Boxee Box lands sans Netflix and Hulu Plus, but it is pretty

Boxee Box, D-Link's entry into what is becoming an increasingly crowded field of set-top boxes looking to deliver Internet content to your TV screen hit the streets this week D-Link's Boxee Boxwithout Netflix or Hulu. The lack of a deal with either company could make its $200 price tag look a little too big to consumers who want to take the plunge into the over-the-top content world, but also want to be able to get the content they want.

And, while the company says it's planning to bring Netflix to the Box by the end of the year, and is working with Hulu to land Hulu Plus, the operative words there are 'planning' and 'working.' Neither is a guarantee. Boxee CEO Avner Ronen last week told FierceOnlineVideo that he hoped Netflix, because of Boxee's relationship with the compnay--it's on the Internet version of Boxee--would quickly be added to the Boxee Box. Hopes for Hulu coming on board soon, meanwhile, are a little less bright.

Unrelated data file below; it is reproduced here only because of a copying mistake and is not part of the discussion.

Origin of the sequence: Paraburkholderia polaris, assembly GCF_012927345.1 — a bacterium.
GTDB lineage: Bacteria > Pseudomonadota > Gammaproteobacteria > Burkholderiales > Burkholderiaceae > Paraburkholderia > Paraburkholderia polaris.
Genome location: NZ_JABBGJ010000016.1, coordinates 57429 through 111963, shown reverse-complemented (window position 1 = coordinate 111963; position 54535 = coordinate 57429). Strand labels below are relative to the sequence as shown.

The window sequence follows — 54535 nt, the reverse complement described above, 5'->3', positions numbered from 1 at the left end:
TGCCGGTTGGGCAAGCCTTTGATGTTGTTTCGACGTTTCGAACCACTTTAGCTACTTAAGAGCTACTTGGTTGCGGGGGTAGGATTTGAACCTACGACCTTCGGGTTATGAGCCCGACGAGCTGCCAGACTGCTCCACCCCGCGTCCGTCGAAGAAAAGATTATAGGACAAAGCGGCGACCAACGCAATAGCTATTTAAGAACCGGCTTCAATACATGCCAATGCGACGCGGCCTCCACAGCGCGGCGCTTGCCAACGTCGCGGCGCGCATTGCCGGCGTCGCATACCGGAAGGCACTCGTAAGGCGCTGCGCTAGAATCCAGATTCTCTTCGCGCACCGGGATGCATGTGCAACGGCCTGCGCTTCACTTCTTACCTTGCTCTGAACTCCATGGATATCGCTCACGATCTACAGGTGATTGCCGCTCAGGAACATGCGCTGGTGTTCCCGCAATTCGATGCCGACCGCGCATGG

Despite those two significant minuses, the device, which is one of the most interesting of the content hubs on the market to look at, does come with a bevy of pluses.

In lieu of Netflix, you can get rentals and purchase movies from Vudu or some of the other partners Boxee already has on board, including MUBI, OpenFilm, IndieMoviesOnline and EZTakes. And, it really can do full 1080p HD, with great audio.

By the way, a quick P.S. from Boxee on a bug just discovered: Boxee Box has playback issues when connected to a 1080i TV. A quick workaround, says the company, is to change the TV setting to 720p. Boxee says it's working on a fix.

For more:
- see this blog

Related articles:
Vudu jumps on Boxee Box in time for launch
Boxee CEO Avner Ronen on the Boxee Box and an industry revolution

Suggested Articles

Comcast/NBCUniversal is planning an investor day on January 16 to discuss details about its upcoming streaming service, Peacock.

Comcast today said it is planning a January 2020 meeting to provide further details about its upcoming ad-supported streaming service, Peacock.

The FCC is planning to auction off C-band spectrum so it can be used for 5G.